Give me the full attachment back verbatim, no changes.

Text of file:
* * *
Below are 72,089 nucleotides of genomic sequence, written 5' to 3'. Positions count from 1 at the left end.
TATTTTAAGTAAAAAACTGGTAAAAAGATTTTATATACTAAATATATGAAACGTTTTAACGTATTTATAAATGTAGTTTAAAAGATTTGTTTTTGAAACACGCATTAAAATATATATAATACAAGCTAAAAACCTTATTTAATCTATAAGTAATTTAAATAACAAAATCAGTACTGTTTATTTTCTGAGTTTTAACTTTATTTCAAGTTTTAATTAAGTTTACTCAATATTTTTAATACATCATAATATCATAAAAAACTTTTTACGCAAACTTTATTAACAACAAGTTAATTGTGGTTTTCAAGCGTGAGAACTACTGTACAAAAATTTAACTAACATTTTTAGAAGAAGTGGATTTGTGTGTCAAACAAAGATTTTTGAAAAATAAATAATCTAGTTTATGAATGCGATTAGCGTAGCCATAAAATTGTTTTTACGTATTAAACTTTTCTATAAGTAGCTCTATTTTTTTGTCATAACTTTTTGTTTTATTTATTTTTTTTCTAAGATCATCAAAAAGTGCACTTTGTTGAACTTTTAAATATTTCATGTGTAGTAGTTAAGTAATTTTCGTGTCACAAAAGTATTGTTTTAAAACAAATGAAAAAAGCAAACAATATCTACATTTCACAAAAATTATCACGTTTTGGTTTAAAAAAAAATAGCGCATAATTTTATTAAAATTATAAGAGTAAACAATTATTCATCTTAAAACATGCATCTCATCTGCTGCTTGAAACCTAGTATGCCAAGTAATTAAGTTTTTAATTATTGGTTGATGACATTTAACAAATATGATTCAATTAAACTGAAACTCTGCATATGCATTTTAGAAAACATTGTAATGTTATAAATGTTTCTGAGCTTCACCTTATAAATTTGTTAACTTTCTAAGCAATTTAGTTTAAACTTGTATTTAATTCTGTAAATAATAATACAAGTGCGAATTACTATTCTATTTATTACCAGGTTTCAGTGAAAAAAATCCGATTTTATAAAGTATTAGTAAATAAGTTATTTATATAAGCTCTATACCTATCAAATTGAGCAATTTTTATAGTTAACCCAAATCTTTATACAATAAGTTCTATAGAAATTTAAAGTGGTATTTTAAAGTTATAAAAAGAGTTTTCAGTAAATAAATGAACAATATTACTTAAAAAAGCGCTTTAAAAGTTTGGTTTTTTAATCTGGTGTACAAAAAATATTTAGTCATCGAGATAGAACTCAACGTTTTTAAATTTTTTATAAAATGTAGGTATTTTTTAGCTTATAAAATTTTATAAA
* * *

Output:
Below are 72,089 nucleotides of genomic sequence, written 5' to 3'. Positions count from 1 at the left end.
TATTTTAAGTAAAAAACTGGTAAAAAGATTTTATATACTAAATATATGAAACGTTTTAACGTATTTATAAATGTAGTTTAAAAGATTTGTTTTTGAAACACGCATTAAAATATATATAATACAAGCTAAAAACCTTATTTAATCTATAAGTAATTTAAATAACAAAATCAGTACTGTTTATTTTCTGAGTTTTAACTTTATTTCAAGTTTTAATTAAGTTTACTCAATATTTTTAATACATCATAATATCATAAAAAACTTTTTACGCAAACTTTATTAACAACAAGTTAATTGTGGTTTTCAAGCGTGAGAACTACTGTACAAAAATTTAACTAACATTTTTAGAAGAAGTGGATTTGTGTGTCAAACAAAGATTTTTGAAAAATAAATAATCTAGTTTATGAATGCGATTAGCGTAGCCATAAAATTGTTTTTACGTATTAAACTTTTCTATAAGTAGCTCTATTTTTTTGTCATAACTTTTTGTTTTATTTATTTTTTTTCTAAGATCATCAAAAAGTGCACTTTGTTGAACTTTTAAATATTTCATGTGTAGTAGTTAAGTAATTTTCGTGTCACAAAAGTATTGTTTTAAAACAAATGAAAAAAGCAAACAATATCTACATTTCACAAAAATTATCACGTTTTGGTTTAAAAAAAAATAGCGCATAATTTTATTAAAATTATAAGAGTAAACAATTATTCATCTTAAAACATGCATCTCATCTGCTGCTTGAAACCTAGTATGCCAAGTAATTAAGTTTTTAATTATTGGTTGATGACATTTAACAAATATGATTCAATTAAACTGAAACTCTGCATATGCATTTTAGAAAACATTGTAATGTTATAAATGTTTCTGAGCTTCACCTTATAAATTTGTTAACTTTCTAAGCAATTTAGTTTAAACTTGTATTTAATTCTGTAAATAATAATACAAGTGCGAATTACTATTCTATTTATTACCAGGTTTCAGTGAAAAAAATCCGATTTTATAAAGTATTAGTAAATAAGTTATTTATATAAGCTCTATACCTATCAAATTGAGCAATTTTTATAGTTAACCCAAATCTTTATACAATAAGTTCTATAGAAATTTAAAGTGGTATTTTAAAGTTATAAAAAGAGTTTTCAGTAAATAAATGAACAATATTACTTAAAAAAGCGCTTTAAAAGTTTGGTTTTTTAATCTGGTGTACAAAAAATATTTAGTCATCGAGATAGAACTCAACGTTTTTAAATTTTTTATAAAATGTAGGTATTTTTTAGCTTATAAAATTTTATAAA